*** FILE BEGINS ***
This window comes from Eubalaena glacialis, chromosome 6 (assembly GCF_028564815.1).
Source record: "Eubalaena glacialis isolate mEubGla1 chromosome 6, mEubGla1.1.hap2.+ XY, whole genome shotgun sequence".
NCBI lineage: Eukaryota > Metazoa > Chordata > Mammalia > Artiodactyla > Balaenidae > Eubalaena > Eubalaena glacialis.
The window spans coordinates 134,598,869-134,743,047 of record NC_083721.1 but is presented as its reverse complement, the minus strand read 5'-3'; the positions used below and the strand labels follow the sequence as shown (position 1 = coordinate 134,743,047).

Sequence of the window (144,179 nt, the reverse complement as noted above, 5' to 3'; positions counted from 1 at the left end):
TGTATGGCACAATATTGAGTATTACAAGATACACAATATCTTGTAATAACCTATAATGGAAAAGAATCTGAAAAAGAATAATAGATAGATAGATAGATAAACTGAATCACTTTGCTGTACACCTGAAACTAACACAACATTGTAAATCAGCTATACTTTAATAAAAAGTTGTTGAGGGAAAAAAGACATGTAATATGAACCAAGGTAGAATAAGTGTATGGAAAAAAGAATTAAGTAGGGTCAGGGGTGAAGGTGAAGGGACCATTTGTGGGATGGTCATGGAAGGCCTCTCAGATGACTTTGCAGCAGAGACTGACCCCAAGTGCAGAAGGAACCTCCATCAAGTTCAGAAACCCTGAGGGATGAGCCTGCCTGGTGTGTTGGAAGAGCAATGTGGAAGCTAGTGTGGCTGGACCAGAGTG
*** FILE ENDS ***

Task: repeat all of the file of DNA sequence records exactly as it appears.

This window comes from Eubalaena glacialis, chromosome 6 (assembly GCF_028564815.1).
Source record: "Eubalaena glacialis isolate mEubGla1 chromosome 6, mEubGla1.1.hap2.+ XY, whole genome shotgun sequence".
NCBI lineage: Eukaryota > Metazoa > Chordata > Mammalia > Artiodactyla > Balaenidae > Eubalaena > Eubalaena glacialis.
The window spans coordinates 134,598,869-134,743,047 of record NC_083721.1 but is presented as its reverse complement, the minus strand read 5'-3'; the positions used below and the strand labels follow the sequence as shown (position 1 = coordinate 134,743,047).

Sequence of the window (144,179 nt, the reverse complement as noted above, 5' to 3'; positions counted from 1 at the left end):
TGTATGGCACAATATTGAGTATTACAAGATACACAATATCTTGTAATAACCTATAATGGAAAAGAATCTGAAAAAGAATAATAGATAGATAGATAGATAAACTGAATCACTTTGCTGTACACCTGAAACTAACACAACATTGTAAATCAGCTATACTTTAATAAAAAGTTGTTGAGGGAAAAAAGACATGTAATATGAACCAAGGTAGAATAAGTGTATGGAAAAAAGAATTAAGTAGGGTCAGGGGTGAAGGTGAAGGGACCATTTGTGGGATGGTCATGGAAGGCCTCTCAGATGACTTTGCAGCAGAGACTGACCCCAAGTGCAGAAGGAACCTCCATCAAGTTCAGAAACCCTGAGGGATGAGCCTGCCTGGTGTGTTGGAAGAGCAATGTGGAAGCTAGTGTGGCTGGACCAGAGTG